Fi (x,y)=Fi-1 (x,y)+γi (x,y) (8)
If γi (x,y) is positive, the net effect will be lightening. If γi (x,y) is negative, the effect will be darkening. The color γi (x,y) should have the same hue as Fi-1 (x,y), if no hue shift is desired in this effect.
This operation can be applied to an inserted (imported) image. The deformation/anamorphosis of an image consists of linking to each node a vector of deformation with a direction and size corresponding to the desired deformation. To achieve such a deformation, the general function of the layer i becomes as follows through the use of the equation defining image import:
Fi (x,y)=αi (x,y)Fi-1 (x,y)+βi (x,y)Ii (Pi (x,y)) (9)
The deformation or anamorphosis consists in working on the import function Pi (x,y).
Leveling a colon in part of an image, as an example, in a portrait, enables the operator to remove local skin defects, such as birthmarks. To achieve this, the average intensity of the color is calculated in a disk centered on the point of color evaluation. Depending on the radius selected, the color will be made more or less uniform. This operation combines the normal image with another which has been averaged out. For leveling operations, βi (x,y)=0 because there is no new imported image. Let S be the average color of the previous composition in the region surrounding the point (x,y). Then the operation of leveling can be expressed by the elementary operation:
Fi (x,y)=Fi-1 (x,y)+γi (x,y) (10)
where γi (x,y)= 1-αi (x,y)!S(x,y) and αi (x,y) is between 0 and 1.
Opposite to the previous type of processing, contrasting involves accentuating the fineness of the lines in a drawing or photograph. In a portrait, for example, it would bring out individual hairs of a hairstyle.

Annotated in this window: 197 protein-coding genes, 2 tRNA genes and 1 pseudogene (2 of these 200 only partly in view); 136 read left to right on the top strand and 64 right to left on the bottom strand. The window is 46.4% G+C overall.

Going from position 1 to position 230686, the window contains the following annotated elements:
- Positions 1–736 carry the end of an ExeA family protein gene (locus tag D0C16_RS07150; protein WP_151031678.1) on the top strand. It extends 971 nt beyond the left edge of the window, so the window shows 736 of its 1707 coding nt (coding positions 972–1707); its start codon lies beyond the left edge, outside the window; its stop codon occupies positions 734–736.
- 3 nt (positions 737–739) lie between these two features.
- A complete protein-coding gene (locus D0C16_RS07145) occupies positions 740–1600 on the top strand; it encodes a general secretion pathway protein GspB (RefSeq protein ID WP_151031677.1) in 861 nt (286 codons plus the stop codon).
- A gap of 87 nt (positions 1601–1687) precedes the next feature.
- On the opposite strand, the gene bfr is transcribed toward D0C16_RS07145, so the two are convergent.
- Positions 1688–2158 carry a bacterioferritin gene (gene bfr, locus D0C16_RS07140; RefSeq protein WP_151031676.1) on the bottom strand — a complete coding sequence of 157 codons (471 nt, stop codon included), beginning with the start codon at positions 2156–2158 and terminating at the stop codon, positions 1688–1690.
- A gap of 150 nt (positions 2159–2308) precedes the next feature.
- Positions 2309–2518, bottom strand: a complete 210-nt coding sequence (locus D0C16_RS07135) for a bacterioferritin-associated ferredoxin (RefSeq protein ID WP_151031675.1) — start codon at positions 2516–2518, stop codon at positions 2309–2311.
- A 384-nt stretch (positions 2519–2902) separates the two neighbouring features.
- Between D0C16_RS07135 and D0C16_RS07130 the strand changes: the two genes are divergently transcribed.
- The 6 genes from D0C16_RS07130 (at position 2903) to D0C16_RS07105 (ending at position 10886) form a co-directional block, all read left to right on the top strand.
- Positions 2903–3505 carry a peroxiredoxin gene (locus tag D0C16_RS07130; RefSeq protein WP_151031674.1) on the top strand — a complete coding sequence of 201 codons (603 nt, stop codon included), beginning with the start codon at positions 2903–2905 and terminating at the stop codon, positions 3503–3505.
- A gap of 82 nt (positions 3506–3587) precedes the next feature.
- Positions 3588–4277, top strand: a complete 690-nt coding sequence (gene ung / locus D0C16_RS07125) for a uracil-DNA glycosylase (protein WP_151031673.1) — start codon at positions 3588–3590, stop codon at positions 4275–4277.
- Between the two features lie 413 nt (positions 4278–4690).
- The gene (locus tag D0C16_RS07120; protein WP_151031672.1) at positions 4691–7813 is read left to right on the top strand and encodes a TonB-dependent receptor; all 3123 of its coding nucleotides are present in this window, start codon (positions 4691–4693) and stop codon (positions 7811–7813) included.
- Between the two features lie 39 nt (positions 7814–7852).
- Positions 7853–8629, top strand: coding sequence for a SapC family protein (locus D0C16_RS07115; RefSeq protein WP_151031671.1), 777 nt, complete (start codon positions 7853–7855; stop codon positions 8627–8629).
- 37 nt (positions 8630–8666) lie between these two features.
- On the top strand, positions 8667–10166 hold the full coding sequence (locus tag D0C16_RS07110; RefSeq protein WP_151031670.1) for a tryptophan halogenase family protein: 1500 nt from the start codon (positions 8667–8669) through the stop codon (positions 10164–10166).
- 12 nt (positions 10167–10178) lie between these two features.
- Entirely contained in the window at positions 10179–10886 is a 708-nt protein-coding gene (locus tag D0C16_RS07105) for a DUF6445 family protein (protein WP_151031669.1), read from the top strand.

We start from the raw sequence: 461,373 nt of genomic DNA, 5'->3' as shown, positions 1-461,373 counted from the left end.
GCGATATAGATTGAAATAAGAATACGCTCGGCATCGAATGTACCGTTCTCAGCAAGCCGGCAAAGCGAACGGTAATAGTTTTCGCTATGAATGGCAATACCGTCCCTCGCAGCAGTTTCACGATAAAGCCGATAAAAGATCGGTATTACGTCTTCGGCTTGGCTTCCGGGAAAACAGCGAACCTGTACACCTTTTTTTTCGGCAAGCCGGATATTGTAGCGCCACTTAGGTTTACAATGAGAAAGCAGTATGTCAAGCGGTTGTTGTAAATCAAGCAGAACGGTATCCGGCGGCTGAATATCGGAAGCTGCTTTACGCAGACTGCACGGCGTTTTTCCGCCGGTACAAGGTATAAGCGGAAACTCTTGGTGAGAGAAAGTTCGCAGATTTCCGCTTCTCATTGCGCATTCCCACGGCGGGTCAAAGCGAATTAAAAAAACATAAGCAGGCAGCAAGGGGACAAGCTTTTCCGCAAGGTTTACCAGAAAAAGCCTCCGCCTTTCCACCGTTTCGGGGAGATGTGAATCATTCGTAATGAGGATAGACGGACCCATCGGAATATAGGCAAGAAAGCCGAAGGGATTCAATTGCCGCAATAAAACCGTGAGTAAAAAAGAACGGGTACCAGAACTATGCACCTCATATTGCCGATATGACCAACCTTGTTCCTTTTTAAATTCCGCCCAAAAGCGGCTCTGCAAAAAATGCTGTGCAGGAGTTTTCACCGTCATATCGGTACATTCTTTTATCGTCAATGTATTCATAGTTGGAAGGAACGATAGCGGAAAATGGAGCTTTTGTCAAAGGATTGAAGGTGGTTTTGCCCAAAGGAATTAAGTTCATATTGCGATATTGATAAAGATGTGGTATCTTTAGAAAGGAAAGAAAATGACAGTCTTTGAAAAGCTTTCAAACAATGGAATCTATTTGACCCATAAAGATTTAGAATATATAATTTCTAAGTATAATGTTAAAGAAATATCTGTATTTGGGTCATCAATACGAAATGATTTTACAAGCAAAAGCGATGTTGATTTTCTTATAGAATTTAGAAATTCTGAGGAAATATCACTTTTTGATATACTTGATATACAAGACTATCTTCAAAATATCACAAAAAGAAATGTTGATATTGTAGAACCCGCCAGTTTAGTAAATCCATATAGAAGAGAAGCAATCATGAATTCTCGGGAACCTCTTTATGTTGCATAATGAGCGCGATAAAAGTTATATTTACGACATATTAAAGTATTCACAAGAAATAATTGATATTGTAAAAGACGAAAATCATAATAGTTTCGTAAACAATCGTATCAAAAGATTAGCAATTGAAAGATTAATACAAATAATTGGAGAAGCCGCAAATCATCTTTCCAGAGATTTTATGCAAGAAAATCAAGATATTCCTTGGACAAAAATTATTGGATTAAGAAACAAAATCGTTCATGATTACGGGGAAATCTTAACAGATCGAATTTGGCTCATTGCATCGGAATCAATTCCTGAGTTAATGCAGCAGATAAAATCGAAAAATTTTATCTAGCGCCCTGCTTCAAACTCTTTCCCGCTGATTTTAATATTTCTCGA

To achieve this, it is necessary to increase the high-frequency components of the image relative to the low frequency ones. This can be achieved by using the same elementary operation as for leveling, but with αi (x,y) between -1 and 0.
The subject invention has been described in terms of its preferred embodiments. Upon reading the disclosure, various alternatives will become obvious to those skilled in the art. These variations are to be considered within the scope and spirit of the subject invention, which is only to be limited by the claims which follow and their equivalents.
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|U.S. Classification||382/276, 382/300, 382/302|
|International Classification||G06T3/00, H04N5/262, G06F3/048, G06T11/60, G09G5/00, G06T3/40, G06F3/14|
|Cooperative Classification||G06T11/60, G06T3/00, G06T3/4092, G06T3/0006, G06T3/4007|
|European Classification||G06T3/00, G06T3/00A, G06T3/40X, G06T11/60, G06T3/40B|
|Jul 23, 1998||AS||Assignment|